If you read the frame data discussion I had a couple of weeks ago, you can use that to figure out what ground normals could be punishable. Easy targets are any moves with a significant amount of recovery frames, as you could easily punish the whiff on reaction.
Projectiles are interesting thanks to the variety of usage depending on the character. In a game where the ground game is more prevalent, it’s pretty crucial to understand the amount of space a projectile controls, its recovery, and how projectiles interact in the game.
Air vs. Air
This portion of the neutral game can vary more than ground vs. ground. Air options fluctuate wildly between games, from being nothing more than a jump to all characters having all their air options at all times.
With this in mind, the amount of planning you would have to do for this will vary depending on the amount of air options available. Here are a couple of points that I’ve noticed:
If an aerial attack seems “too good” (as in, if the hitbox seems too big, it’s active for too long, etc.), see if it has fixed landing recovery. If it does, you can test whether or not you should punish it on block, or if it’s better to space yourself so that the attack whiffs and you punish the landing recovery.
Check to see if the air attack lets the opponent keep their air options. As in, see if they can backdash, double jump, or airdash after whiffing or connecting with the attack. If so, you’ll have to gauge how to position yourself after said attack.
This point is universal in fighting games and, in my opinion, is another mark of a truly skilled player. Anti-airing varies depending on the game, but overall it’s a central part of playing a fighting game. Despite it being such a big part of gameplay, I feel like it’s simple (at least on paper) to plan for.
Ideally, you would want your anti-air to cleanly beat your opponent’s jump-in. If you can’t get that, then you should aim for a favorable trade. If you can’t do either, then it might be better to consider repositioning yourself, or trying to see if you can win air vs. air situation. A couple of points to consider when you are planning anti-airs:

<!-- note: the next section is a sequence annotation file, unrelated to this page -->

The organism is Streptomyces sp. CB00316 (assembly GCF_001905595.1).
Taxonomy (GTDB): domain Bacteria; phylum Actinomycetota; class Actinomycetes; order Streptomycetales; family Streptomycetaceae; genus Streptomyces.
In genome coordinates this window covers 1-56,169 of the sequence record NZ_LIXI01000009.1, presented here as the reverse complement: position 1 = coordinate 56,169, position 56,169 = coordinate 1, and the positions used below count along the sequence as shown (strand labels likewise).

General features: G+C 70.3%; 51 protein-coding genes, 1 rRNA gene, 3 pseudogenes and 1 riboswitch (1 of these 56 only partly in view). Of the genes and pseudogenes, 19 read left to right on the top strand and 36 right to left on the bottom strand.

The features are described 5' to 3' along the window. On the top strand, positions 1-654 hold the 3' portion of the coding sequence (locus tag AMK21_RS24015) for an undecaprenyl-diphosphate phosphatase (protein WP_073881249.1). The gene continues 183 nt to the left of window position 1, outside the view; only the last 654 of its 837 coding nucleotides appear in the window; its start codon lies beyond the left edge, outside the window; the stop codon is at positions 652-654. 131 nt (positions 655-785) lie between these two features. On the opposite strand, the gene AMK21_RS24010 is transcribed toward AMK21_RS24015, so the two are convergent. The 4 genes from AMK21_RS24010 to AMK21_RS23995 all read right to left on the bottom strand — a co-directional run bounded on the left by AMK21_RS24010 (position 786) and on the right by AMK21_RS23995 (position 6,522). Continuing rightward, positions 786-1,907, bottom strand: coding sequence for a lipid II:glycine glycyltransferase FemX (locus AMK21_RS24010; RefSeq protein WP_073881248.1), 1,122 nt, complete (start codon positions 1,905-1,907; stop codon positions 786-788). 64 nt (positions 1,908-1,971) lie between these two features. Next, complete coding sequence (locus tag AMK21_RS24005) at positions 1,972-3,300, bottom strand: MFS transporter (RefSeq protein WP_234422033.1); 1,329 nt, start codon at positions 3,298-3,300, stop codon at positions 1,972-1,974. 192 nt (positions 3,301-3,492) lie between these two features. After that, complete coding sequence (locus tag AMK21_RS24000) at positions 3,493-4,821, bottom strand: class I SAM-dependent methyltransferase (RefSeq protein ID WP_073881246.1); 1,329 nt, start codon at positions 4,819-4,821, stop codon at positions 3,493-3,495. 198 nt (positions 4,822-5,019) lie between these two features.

Aim for landing/anti-jumps
Consider that if you have tried everything and nothing is working, aim for the point that the opponent lands. If the opponent whiffs and you’re nearby, you should be able to punish whatever attack they may attempt on the ground. On top of that, if they try to jump again, then you can catch them in jump startup.
This is a somewhat advanced technique, and it varies depending on your character. Usually, this is possible with fast characters with low to the ground dashes, but it’s not limited to them.
The idea is that, generally, a grounded character has more control of their movement than a character that’s airborne. With that in mind, if there is an air attack that’s especially difficult to deal with, you can try to dash under the opponent and hit their hurtbox from behind.
Test Your Entire Tool Set
The final point I want to hit is that you shouldn’t limit yourself to your general anti-airs. If you find that none of your standard anti-air tools is working against a certain character, try other moves and see how that works. Occasionally, moves interact in strange ways – I’ve used sweeps as anti-airs before. Experiment and see what you find!
(Featured image courtesy of FGC: Rise of the Fighting Game Community)